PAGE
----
Defiant Central American migrants from the sprawling human ‘caravan’ snaking north through Mexico taunted President Trump and vowed to continue their push towards the US – declaring: ‘We’ll see you soon Mr President.’
And they told DailyMail.com about the reality of what Trump called ‘the strong immigration laws of Mexico’ revealing that in fact they were being given 20 or even 30-day passes to travel freely and told to report to immigration centers, which dot the U.S. border.
Far from being ‘broken up’ as Trump claimed on Thursday morning, the caravan was being helped on its way to Mexico City with coaches which arrived not long after he tweeted.
And while Mexican officials had encouraged it to disperse, they did so by giving permits to stay in the country without asking a single question about gangs and crimes.
Organizers, Pueblo Sin Fronteras – People Without Borders – say they will only go as far as Mexico City where the ‘lucha’ movement – Spanish for fight – will disband rather than march to the border.
But many of the 1,000 or so migrants, the majority fleeing gang-plagued Honduras, told DailyMail.com they faced persecution or death if they returned to their homeland, and would press ahead to the U.S. regardless.
‘It’s his country, Senor Trump can do what he wants to. He can put as much military on the border as he likes,’ said Jose Acosta, a 35-year-old farmer escaping violence in the Honduran city of Morazán.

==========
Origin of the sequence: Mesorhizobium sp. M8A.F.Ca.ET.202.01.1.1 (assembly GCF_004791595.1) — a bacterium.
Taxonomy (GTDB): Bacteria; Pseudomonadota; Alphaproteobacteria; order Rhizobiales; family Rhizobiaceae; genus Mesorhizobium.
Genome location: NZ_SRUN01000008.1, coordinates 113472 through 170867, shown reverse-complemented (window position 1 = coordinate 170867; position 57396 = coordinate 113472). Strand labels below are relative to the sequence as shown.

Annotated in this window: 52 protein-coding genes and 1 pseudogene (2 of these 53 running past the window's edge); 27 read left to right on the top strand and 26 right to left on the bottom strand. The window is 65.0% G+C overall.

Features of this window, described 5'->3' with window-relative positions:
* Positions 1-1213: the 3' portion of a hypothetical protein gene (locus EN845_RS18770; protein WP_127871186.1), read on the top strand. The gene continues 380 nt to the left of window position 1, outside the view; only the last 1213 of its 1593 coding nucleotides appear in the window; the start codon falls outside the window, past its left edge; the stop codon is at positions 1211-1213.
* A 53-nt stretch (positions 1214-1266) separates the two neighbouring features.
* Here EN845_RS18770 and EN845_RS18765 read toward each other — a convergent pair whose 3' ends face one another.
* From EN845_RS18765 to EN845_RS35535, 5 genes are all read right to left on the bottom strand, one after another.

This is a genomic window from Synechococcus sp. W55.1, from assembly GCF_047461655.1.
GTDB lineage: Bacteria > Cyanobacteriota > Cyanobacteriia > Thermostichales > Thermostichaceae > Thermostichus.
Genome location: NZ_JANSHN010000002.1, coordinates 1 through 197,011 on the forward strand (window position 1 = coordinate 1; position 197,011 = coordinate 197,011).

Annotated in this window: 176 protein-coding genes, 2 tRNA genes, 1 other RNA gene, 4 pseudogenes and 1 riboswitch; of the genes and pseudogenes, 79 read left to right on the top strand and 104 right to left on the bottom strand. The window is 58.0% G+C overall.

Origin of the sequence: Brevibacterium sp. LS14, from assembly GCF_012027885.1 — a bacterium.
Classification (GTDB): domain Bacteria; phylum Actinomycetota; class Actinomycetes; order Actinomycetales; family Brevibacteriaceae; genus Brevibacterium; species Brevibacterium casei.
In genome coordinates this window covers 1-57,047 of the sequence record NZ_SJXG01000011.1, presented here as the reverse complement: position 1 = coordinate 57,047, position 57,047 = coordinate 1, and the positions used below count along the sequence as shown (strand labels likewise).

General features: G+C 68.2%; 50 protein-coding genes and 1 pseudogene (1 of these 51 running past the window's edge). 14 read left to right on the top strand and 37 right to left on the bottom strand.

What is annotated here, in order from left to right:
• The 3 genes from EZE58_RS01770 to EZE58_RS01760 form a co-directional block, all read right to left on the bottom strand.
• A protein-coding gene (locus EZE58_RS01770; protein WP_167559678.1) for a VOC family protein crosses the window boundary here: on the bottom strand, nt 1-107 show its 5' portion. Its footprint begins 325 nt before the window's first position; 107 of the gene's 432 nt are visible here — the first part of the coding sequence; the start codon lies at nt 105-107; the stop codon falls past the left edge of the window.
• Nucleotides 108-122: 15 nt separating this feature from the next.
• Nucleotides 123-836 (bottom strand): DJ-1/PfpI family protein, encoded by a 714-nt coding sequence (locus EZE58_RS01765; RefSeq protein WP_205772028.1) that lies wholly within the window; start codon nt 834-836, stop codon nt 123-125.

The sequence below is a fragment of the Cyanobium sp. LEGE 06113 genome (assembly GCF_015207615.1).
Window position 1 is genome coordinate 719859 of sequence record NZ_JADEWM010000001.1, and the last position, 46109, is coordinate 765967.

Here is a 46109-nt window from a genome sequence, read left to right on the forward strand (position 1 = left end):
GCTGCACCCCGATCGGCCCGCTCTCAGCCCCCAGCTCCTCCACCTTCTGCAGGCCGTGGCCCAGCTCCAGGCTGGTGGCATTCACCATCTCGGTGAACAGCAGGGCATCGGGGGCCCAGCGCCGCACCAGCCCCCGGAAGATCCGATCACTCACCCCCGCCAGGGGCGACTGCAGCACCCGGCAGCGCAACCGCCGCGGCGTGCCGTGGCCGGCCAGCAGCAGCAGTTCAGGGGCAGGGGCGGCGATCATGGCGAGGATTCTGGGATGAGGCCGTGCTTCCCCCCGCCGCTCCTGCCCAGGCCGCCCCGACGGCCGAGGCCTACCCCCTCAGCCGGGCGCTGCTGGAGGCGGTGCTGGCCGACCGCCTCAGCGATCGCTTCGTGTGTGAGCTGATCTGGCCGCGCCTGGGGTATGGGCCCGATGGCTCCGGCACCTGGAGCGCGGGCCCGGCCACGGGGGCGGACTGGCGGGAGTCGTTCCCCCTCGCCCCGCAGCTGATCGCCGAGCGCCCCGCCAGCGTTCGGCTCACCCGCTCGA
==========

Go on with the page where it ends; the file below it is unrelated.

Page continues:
‘But when it comes to it, I will cross the border. I can assure you that I’m going to get into the US, I have faith in God.’
His determination was echoed by Salvadoran national Marvin Geovanni Alvarez, 39, who lived illegally in Atlanta, Georgia, for a year before he was deported in 2013, wrenching him away from his wife Daisy, 36, and sons, Marvin, 20, and 18-year Gerardo.
‘Trump is crazy. He’s racist. The National Guard doesn’t worry me, it’s all bulls***,’ he told DailyMail.com.
‘I’ll be reunited with my family. See you soon Mr President.’
Alvarez’s harrowing back story is typical of many of the hundreds of disheveled migrants sheltering in dilapidated locker rooms or laying under trees or tarps inside the blisteringly hot Victor F. Flores Morales Sports Center in the rural town of Matias Romero.
He was targeted by MS-13 gangsters after returning to El Salvador, stabbed three times – once in the head – and warned he would be murdered if he didn’t join up.
‘If they see me again they kill me. The gangs are even here in Mexico. So tomorrow I go to the United States, nobody is going to stop me,’ he vowed.